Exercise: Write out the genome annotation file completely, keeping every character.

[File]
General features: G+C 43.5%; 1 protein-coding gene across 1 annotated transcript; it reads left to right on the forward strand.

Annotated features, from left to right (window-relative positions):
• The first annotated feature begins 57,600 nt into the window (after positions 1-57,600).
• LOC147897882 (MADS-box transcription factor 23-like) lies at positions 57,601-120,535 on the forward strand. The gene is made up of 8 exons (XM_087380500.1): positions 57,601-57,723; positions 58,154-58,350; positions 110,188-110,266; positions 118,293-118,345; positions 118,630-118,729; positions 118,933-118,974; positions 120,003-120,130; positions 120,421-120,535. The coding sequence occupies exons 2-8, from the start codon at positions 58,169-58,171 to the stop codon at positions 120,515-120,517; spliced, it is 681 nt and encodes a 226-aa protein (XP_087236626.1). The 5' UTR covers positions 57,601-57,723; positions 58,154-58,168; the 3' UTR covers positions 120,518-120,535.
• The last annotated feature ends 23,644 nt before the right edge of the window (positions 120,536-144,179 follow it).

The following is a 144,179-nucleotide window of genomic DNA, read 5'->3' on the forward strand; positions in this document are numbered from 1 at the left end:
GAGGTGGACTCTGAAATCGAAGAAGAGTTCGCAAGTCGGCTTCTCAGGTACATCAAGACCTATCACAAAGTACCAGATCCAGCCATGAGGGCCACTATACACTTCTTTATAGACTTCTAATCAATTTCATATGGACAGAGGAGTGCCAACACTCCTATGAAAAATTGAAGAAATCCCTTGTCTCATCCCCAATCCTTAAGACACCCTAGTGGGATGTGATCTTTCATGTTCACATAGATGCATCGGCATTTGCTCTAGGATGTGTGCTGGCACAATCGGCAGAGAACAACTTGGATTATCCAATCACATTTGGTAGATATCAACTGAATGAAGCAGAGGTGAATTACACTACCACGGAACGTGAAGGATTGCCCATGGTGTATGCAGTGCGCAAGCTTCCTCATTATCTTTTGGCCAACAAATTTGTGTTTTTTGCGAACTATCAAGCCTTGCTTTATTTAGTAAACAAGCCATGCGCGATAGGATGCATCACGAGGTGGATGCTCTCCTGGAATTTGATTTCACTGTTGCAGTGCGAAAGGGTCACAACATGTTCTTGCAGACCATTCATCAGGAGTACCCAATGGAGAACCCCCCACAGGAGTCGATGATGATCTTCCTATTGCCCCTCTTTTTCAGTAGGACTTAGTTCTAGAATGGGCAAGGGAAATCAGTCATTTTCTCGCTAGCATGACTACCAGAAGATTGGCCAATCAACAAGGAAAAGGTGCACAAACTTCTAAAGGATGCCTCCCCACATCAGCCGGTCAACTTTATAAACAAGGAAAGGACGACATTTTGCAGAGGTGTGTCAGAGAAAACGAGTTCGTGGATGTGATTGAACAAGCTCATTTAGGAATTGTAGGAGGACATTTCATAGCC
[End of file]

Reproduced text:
General features: G+C 43.5%; 1 protein-coding gene across 1 annotated transcript; it reads left to right on the forward strand.

Annotated features, from left to right (window-relative positions):
• The first annotated feature begins 57,600 nt into the window (after positions 1-57,600).
• LOC147897882 (MADS-box transcription factor 23-like) lies at positions 57,601-120,535 on the forward strand. The gene is made up of 8 exons (XM_087380500.1): positions 57,601-57,723; positions 58,154-58,350; positions 110,188-110,266; positions 118,293-118,345; positions 118,630-118,729; positions 118,933-118,974; positions 120,003-120,130; positions 120,421-120,535. The coding sequence occupies exons 2-8, from the start codon at positions 58,169-58,171 to the stop codon at positions 120,515-120,517; spliced, it is 681 nt and encodes a 226-aa protein (XP_087236626.1). The 5' UTR covers positions 57,601-57,723; positions 58,154-58,168; the 3' UTR covers positions 120,518-120,535.
• The last annotated feature ends 23,644 nt before the right edge of the window (positions 120,536-144,179 follow it).

The following is a 144,179-nucleotide window of genomic DNA, read 5'->3' on the forward strand; positions in this document are numbered from 1 at the left end:
GAGGTGGACTCTGAAATCGAAGAAGAGTTCGCAAGTCGGCTTCTCAGGTACATCAAGACCTATCACAAAGTACCAGATCCAGCCATGAGGGCCACTATACACTTCTTTATAGACTTCTAATCAATTTCATATGGACAGAGGAGTGCCAACACTCCTATGAAAAATTGAAGAAATCCCTTGTCTCATCCCCAATCCTTAAGACACCCTAGTGGGATGTGATCTTTCATGTTCACATAGATGCATCGGCATTTGCTCTAGGATGTGTGCTGGCACAATCGGCAGAGAACAACTTGGATTATCCAATCACATTTGGTAGATATCAACTGAATGAAGCAGAGGTGAATTACACTACCACGGAACGTGAAGGATTGCCCATGGTGTATGCAGTGCGCAAGCTTCCTCATTATCTTTTGGCCAACAAATTTGTGTTTTTTGCGAACTATCAAGCCTTGCTTTATTTAGTAAACAAGCCATGCGCGATAGGATGCATCACGAGGTGGATGCTCTCCTGGAATTTGATTTCACTGTTGCAGTGCGAAAGGGTCACAACATGTTCTTGCAGACCATTCATCAGGAGTACCCAATGGAGAACCCCCCACAGGAGTCGATGATGATCTTCCTATTGCCCCTCTTTTTCAGTAGGACTTAGTTCTAGAATGGGCAAGGGAAATCAGTCATTTTCTCGCTAGCATGACTACCAGAAGATTGGCCAATCAACAAGGAAAAGGTGCACAAACTTCTAAAGGATGCCTCCCCACATCAGCCGGTCAACTTTATAAACAAGGAAAGGACGACATTTTGCAGAGGTGTGTCAGAGAAAACGAGTTCGTGGATGTGATTGAACAAGCTCATTTAGGAATTGTAGGAGGACATTTCATAGCC